We mainly focus on technology work. Teachers are doing some amazing things to integrate technology into education to truly engage and lift students. One kindergarten teacher at this morning's learn and share is beginning digital journals to capture pictures, drawings, and writing about the upcoming caterpillar to butterfly unit. A third grade teacher is finding ways to use video and screen casts to explain "workplaces" and math games to kids in order to more efficiently use time and help more students learn. I was tasked with trying to find an assessment app that has the ability for a teacher to include picture answers instead of only a picture with the question.
Learning and challenging each other is what makes for more opportunities for our students. Learn and shares are a great way to have colleagues work together in a way that really leads to some great outcomes.
Returning to school from MACUL means returning with so many ideas it can feel like a freshman-sized backpack full of books. Maybe that analogy doesn't work anymore with everything fitting on an 11" Chromebook or iPad, but it certainly can feel overwhelming.
Part of going to these conferences is returning to your district with some new knowledge to share. One of my colleagues I was fortunate of attending with this year gave an awesome presentation to the staff of Oakwood about some of the takeaways she had. She was so positive and picked a few that she knew would work in her classroom, and that she could start right away.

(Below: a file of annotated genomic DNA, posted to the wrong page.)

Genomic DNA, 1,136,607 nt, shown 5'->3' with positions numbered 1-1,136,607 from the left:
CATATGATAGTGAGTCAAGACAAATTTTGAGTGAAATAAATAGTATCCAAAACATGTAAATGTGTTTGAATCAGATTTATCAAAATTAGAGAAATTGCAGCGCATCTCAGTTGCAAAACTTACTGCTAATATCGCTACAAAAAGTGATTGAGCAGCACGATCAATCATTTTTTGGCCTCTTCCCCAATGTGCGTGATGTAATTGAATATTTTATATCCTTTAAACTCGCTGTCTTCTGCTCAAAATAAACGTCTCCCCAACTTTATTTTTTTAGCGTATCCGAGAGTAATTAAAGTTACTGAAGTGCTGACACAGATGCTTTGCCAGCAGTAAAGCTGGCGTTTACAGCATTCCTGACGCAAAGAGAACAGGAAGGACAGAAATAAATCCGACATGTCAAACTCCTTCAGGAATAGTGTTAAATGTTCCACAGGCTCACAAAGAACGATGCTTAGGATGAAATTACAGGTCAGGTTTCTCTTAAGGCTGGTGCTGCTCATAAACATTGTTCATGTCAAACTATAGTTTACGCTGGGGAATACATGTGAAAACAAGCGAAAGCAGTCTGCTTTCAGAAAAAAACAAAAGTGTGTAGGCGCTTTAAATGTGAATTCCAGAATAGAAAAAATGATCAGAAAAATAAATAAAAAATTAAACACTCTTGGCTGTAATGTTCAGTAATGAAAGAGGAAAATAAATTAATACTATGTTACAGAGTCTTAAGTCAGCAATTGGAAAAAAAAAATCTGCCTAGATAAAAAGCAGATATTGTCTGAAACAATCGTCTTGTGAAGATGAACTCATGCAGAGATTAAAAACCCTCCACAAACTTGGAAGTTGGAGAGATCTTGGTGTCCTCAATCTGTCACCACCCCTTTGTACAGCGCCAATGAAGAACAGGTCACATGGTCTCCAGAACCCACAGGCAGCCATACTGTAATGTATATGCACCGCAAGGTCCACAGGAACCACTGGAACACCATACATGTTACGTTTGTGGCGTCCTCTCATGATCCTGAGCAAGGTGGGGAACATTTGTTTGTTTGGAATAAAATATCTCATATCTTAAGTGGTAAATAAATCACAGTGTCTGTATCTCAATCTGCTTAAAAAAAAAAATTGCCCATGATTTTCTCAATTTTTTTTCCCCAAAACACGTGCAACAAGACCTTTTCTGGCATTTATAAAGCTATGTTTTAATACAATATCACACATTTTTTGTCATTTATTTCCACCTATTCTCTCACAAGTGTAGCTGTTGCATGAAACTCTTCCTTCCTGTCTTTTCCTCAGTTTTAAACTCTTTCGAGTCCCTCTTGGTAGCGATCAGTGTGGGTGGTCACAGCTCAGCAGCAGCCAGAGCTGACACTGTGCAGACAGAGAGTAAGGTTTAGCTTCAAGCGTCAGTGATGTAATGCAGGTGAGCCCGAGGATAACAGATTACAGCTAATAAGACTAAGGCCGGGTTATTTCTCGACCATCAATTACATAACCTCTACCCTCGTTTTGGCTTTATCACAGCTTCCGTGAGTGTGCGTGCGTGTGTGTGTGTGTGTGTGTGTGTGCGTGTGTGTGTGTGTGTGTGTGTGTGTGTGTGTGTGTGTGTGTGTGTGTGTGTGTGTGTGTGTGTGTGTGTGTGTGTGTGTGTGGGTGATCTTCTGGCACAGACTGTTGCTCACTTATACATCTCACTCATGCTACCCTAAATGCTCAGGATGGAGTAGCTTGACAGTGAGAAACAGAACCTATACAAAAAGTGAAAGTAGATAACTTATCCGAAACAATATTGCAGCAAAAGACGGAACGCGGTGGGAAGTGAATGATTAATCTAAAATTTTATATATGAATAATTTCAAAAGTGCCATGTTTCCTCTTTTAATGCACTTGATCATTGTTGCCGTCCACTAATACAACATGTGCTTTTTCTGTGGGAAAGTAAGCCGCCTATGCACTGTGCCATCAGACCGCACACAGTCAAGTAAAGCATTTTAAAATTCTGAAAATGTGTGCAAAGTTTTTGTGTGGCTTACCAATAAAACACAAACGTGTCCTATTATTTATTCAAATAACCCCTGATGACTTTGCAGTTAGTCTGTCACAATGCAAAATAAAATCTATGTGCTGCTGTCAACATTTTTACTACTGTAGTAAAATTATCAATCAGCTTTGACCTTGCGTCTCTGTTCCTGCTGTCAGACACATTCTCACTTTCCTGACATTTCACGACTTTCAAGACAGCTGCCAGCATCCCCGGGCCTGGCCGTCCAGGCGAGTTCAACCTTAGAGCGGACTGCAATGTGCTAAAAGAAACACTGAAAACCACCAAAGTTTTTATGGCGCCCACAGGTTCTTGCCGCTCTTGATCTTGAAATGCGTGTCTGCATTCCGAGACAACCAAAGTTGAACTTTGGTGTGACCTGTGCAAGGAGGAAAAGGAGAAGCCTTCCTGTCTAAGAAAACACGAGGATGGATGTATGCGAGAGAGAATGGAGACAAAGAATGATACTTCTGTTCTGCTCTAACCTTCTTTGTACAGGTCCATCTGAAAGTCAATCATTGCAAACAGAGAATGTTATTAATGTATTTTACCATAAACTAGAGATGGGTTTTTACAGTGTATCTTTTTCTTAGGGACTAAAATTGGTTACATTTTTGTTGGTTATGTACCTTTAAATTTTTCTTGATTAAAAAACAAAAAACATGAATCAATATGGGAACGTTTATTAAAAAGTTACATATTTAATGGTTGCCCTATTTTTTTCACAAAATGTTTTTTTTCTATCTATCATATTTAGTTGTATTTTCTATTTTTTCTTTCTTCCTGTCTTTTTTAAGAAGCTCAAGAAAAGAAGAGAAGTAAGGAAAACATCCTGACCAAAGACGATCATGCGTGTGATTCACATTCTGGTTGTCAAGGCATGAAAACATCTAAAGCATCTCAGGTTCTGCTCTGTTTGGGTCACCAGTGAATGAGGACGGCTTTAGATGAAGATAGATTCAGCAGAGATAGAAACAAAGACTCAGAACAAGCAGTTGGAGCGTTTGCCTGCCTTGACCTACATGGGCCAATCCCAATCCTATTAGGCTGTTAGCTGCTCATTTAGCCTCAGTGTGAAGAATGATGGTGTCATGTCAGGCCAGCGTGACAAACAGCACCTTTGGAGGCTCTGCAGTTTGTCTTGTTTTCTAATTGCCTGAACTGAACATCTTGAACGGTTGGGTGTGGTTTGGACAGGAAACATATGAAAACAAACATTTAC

Her favorite quote is "You don't have to do everything, but do try something." This is a great mantra after MACUL. There are really amazing things going on in education, and technology transforms and revolutionizes that every day. We are fortunate to have the amazing amount of resources available to us through modern technology, but integrating it in a meaningful way is where a teacher can really shine. Teachers strive all the time to provide their kids with the best learning possible, and teachers are really digging deep in to educational technology as a resource for that.
Sometimes it gets tricky to stretch the few precious hours we get with our kids during the day. Something that I'm trying out is extending my efforts using Google Classroom.
We wanted to start a lunchtime coding club for a few grades using Scratch. I've scheduled grade levels to meet on alternating weeks, with some Google Classroom communication in between. We had our first day, and we got set up on Google Classroom. I was able to post some information about Scratch easily. Google Classroom will serve as a central location for our clubs. Before logging into Scratch, I've just asked kids to log into Google Classroom first. I plan on posting challenges, tips, and new learning each week onto classroom and having students check it out.
I really think Classroom will end up being a forum for individualizing learning, even in a club setting. Students will be able to check in easily and go at a pace that they feel good about and interests them. It's going to break down the walls to the the club, and make sure that their coding doesn't start and stop during lunch time every other week. I'm really excited about the way things are shaping up, and I can't wait to see how it unfolds.